So for those of you that have been following along, I’ve attached my response to last week’s prompt (see below); I’ll be posting prompt #3 early next week.
Describe a memorable event–positive or negative–and how it felt to you…but do not name the feeling. Instead, tell how it felt in your body (damp hands, metallic taste, tight throat, wobbly knees, etc.).
I am standing in the kitchen of my childhood home, circa 1979. “Who wants to go to Fun World?” my father asks the household at large. My three younger siblings screamed with delight as my stomach plummeted to my toes. My heart began to triphammer, making it difficult to breathe; only one other thing he could have said to me would have caused such a visceral response: “Deana, you have a spider on your head.”
My 4-year-old cousin TJ was standing amidst the bedlam, baffled. Aunt Gail and Uncle Tod had packed him and his baby sister up and moved back to Massachusetts from Texas, following a job lead for Tod; for now, they were living with us.
The racket settled into excited babble as my siblings explained Fun World and its affiliated go-cart experience; this joyful noise reached my ears as if through wet cotton, however, and my vision seemed to darken around the edges. I had always managed to avoid partaking of this pastime; the idea of being responsible for the operation of these insidious and, to me, inherently carnivorous contraptions always induced an instant fight-or-flight response.
My sister chose this moment to announce, “Deana doesn’t want to go.” I wondered what gave me away. My face turning the color of cottage cheese? My eyes, nose, mouth and forehead all gathering themselves into a puckered sphincter? Before I could think, my mouth betrayed me: “Yes, I do!” Pride was my folly: What kind of almost-teenager would I be if my four-year-old cousin would go, but I wouldn’t? “I do want to go!” And with those words, I sealed my fate.
Twenty minutes later, we piled out of our big-ass Suburban into Fun World’s parking lot. The go-cart track simmered in the late summer sunshine, heat waves shimmering from the black rubberized surface like transparent serpents, defying gravity and desperately slithering skyward. Feet dragging, I followed everyone to the ticket booth. My body shook, and my heartbeat WHOMP-WHOMP-WHOMPED in my ears, like a slow-motion helicopter.
“Deana, get a move on!” My father was at the window, wallet in hand.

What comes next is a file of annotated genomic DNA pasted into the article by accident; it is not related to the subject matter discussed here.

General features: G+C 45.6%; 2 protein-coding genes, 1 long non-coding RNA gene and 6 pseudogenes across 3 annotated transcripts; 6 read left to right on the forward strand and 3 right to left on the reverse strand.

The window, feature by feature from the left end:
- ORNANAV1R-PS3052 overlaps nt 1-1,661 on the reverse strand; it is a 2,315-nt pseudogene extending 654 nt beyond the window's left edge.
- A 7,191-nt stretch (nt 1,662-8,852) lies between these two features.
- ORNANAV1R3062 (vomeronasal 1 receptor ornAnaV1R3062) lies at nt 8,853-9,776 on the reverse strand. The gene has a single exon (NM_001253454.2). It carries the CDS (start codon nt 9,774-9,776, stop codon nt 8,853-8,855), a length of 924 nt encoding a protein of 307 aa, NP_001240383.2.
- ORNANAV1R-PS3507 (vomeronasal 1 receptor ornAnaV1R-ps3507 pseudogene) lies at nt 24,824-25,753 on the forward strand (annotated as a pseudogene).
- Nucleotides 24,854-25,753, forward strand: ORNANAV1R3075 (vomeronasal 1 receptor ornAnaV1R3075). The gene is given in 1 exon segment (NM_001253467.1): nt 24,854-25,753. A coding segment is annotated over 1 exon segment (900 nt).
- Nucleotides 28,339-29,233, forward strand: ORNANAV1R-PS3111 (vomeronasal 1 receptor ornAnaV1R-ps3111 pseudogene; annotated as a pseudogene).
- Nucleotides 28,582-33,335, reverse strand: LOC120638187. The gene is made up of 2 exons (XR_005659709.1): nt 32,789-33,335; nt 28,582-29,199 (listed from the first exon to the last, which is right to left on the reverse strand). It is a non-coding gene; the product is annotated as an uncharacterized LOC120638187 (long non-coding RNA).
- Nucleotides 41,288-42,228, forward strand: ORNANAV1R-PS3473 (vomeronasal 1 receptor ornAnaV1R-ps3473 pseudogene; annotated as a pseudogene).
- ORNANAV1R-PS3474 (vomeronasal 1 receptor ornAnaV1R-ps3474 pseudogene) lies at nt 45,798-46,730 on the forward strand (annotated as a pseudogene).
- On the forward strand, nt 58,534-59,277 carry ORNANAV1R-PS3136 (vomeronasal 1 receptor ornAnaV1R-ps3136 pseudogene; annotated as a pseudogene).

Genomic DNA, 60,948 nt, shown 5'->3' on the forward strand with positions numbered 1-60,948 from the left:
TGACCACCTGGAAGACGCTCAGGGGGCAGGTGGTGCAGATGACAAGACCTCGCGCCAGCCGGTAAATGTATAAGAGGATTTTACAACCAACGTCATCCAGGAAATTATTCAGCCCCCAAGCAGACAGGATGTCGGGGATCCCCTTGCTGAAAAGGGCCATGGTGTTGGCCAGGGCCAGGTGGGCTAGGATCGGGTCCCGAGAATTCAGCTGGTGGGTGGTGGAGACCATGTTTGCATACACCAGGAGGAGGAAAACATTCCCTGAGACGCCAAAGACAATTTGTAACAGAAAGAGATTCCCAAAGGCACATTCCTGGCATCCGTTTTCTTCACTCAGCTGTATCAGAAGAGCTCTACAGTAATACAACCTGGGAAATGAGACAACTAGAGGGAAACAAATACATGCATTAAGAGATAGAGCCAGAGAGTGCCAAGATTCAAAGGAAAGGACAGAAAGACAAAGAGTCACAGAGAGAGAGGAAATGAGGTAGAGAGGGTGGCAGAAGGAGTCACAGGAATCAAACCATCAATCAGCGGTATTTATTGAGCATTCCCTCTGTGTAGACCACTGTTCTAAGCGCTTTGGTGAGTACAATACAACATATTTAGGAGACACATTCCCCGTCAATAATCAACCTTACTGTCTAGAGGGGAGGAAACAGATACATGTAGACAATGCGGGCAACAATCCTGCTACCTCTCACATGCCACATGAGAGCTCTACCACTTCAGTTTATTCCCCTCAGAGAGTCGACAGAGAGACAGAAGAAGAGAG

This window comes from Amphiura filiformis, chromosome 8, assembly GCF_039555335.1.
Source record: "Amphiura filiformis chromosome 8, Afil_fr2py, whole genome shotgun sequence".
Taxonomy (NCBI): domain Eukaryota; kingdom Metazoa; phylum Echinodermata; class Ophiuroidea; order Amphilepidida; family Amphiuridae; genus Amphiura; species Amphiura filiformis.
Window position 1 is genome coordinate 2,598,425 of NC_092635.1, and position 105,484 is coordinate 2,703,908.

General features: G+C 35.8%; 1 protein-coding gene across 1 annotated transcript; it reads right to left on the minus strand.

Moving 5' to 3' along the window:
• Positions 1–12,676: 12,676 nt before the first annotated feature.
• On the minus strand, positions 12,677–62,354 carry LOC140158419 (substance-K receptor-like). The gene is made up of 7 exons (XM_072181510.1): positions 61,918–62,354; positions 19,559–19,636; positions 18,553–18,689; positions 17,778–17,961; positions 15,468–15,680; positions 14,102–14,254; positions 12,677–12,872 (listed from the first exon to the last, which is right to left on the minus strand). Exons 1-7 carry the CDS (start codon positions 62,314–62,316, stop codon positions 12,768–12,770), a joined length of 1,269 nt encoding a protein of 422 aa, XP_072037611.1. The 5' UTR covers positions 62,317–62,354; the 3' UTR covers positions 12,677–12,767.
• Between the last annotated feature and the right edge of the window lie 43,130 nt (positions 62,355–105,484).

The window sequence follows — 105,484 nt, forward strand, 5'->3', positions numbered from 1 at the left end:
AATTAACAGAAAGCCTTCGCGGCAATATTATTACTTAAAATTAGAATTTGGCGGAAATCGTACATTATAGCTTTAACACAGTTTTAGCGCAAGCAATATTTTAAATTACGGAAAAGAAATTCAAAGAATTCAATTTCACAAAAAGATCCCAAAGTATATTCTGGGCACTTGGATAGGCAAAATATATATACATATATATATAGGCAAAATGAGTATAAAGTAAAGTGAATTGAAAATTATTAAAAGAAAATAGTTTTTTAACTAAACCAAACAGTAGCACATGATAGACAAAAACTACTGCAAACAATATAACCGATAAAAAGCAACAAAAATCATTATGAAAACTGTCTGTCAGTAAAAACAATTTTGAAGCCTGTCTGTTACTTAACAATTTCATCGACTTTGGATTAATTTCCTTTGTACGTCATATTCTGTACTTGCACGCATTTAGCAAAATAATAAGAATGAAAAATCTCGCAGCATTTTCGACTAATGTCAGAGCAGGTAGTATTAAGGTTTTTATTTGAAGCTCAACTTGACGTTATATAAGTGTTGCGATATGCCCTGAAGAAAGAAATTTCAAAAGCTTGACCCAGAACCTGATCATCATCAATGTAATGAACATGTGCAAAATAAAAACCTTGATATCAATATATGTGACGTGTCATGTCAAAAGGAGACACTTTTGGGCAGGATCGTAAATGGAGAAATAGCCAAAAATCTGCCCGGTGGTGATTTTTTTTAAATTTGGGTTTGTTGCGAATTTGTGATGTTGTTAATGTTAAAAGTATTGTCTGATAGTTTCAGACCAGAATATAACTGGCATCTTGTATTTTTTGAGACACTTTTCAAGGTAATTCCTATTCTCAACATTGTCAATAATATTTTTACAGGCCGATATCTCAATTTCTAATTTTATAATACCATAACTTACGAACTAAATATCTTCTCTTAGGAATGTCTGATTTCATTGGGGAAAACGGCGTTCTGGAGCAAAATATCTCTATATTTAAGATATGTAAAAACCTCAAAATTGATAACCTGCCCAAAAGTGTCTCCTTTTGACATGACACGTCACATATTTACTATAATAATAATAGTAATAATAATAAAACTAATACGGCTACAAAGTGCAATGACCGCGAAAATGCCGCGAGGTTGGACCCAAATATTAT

“I don’t…” My voice was tiny; I cleared my throat and tried again. “I don’t want to.”
Both my father and the ticket booth guy paused, and the transaction screeched to a halt. “Oh, for God’s sake, Deana!” My father’s voice was embedded with sharp points of anger. “This is supposed to be fun!”
His ire only upset me further; my hands grasped and clutched desperately at each other. “But…I…”
My father flung his hands up in disgust. “I don’t care what you do. Just make up your mind.” Everyone was staring at me now–including the pimply ticket guy behind the glass.
I felt small and miserable, especially when TJ said in his adorable Texas drawl, “It’s all-raht, Day-na. Ahl go wichew, if yew wownt.”
Gail spoke up. “You go with Daddy, Teej. I’ll stay with Deana and Erin.” I felt a glorious, momentary respite from my inner turmoil; I swear I heard strains of the Hallelujah Chorus. But then as everyone trooped away, I realized my distress hadn’t even caused a ripple in their happy pool of anticipation. I felt the sudden urge to chase them, and the hot burn of tears filled my eyes as I struggled to figure my stupid self out.
My aunt watched me carefully. “Come on,” she said, carrying Erin on one hip, and holding her other hand out. “What’s the worst that could happen?” she added, leading me back to the ticket window. Seconds later, I was sprinting to the starting line, a soggy ticket clutched in my sweaty hands. I handed the sodden pulp to the attendant, and struggled to process his instructions. This was made difficult by that helicopter in my head: “The right pedal is (WHOMP), the left (WHOMP), and make sure you don’t (WHOMP).” I grabbed the hot, greasy steering wheel and held on for dear life.
I don’t remember driving the cart. I do recall, however, being unable to fully open my still-quaking hands afterwards, having held the black rubber wheel in a vise-like death grip for the duration. Despite this, the lightness in my chest made me feel as though I could have floated to the parking lot–even after my father turned to me and said, “See? I told you so. All that commotion for nothing.”